Islay House to become Luxury Holiday Accommodation

Around seven years ago, Islay House in Bridgend, owned by Tom Friedrich until recently, came on the market for £2.25 million. One year later, when there was no sign of potential buyers, there were quite some speculations about what this magnificent house could be turned into. A whisky museum? A community buyout perhaps? Something else? The asking price was dropped in 2008 to £1.75 million and, partly due to the credit crunch, the price gradually dropped to around £800,000. Mind you, Islay House is not an easy building to own and renovate. The house has five reception rooms, a ballroom, 24 bedrooms and nine bathrooms and some of the rooms may be in dire need of necessary renovations. Fortunately Islay House found new owners who have the best of intentions with this beautiful building. Calum Murray, Ileach Editor, had an interview with the new owners and he wrote about it in the Ileach Newspaper:

When Steve Haag first visited Islay some years ago, it was during the week of the Islay Festival. He and some St Andrew's University friends, big whisky fans, had been unable to find accommodation so they brought tents and camped on the shores of Loch Indaal. They enjoyed themselves during the week and were particularly impressed by the friendliness of the islanders. Steve knew he would want to return some day. Continue reading....

Little did he know then that he would be coming back as owner of Islay House. He and his business partner, Paul Brown, picked up the keys on Monday, and are busy making plans for the restoration of this iconic building and its grounds. They invited me up to a public room on the first floor of Islay House for a coffee and a chat. The threadbare stair carpet illustrated that Islay House had seen better days, but nothing could detract from its elegance and faded grandeur; it's truly magnificent. The view from the windows over Loch Indaal towards the Rhinns is breathtaking, as is the reddest rhododendron bush I have ever seen which graces the garden beyond the lawn with its profusion of bluebells.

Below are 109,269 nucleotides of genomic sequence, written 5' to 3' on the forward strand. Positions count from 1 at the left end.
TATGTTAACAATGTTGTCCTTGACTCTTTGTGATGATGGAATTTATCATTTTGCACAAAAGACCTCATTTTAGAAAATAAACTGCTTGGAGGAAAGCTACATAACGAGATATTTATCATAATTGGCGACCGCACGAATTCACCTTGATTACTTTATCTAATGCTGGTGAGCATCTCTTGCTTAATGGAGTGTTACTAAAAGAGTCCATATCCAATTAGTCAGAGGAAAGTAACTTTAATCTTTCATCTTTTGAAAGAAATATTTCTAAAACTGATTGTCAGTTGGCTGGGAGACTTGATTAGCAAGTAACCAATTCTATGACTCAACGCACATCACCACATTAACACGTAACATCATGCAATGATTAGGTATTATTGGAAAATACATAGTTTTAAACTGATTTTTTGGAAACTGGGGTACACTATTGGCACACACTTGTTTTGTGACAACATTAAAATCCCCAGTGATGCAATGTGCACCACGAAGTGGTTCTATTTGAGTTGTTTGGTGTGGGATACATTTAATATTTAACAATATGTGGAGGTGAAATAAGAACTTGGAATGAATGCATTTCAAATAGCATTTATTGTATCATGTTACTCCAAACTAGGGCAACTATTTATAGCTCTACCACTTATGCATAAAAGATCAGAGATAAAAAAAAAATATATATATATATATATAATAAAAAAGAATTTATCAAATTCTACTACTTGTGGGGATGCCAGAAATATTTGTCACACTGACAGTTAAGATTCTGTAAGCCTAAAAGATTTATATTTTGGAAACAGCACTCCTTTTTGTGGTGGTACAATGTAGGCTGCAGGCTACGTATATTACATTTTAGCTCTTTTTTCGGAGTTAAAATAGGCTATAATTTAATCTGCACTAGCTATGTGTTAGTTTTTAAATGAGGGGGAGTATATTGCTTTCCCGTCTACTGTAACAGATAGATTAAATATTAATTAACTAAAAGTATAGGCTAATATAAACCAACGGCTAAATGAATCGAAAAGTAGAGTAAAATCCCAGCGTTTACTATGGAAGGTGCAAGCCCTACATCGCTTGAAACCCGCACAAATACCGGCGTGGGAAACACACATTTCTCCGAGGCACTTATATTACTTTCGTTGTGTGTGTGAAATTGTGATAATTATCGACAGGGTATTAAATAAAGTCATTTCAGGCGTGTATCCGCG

Steve, originally from Cincinnati, told me that he had seen an Islay House For Sale advert some time ago but that it was way out of his price range but a reduction in the asking price had made buying possible. He discussed the possible purchase with Paul Brown, the father of his girlfriend, and they became partners in the venture. Paul, based in Hong Kong had cast his professional eye over the house and knew it was structurally sound although a lot of work needed to be done. Visiting a local hotel the previous night, they had already heard some of the rumours that were circulating about Islay House's future. I can confirm that they will not be opening an Indian restaurant; nor will Islay House become a whisky museum although they found that that idea may contain some interesting possibilities.

West wing of Islay House in Bridgend

So what are their ideas? They see Islay House as providing superior accommodation, not quite a B&B, not quite hotel and from which visitors can explore Islay and all it has to offer; a place where visitors can relax. They plan, where possible, to use local tradesmen for the renovation and restoration work, and to employ locals when the place is up and running. 'This project will not work' said Paul, 'without the confidence and support of the local people.' They talked about making use of Community Garden produce to feed guests and of continuing established local links, as for example the use of the grounds for RNLI fundraising events.

The new purchasers hope to complete the whole renovation project within three years, but expect to have their first guests by mid 2015. As they bade Calum farewell at the front door, their conversation turned back to the intricacies of the property's heating system and its possible replacement by biomass boilers. Let's hope that they have time to walk round the grounds, relax and enjoy the surroundings, before the hard work begins.

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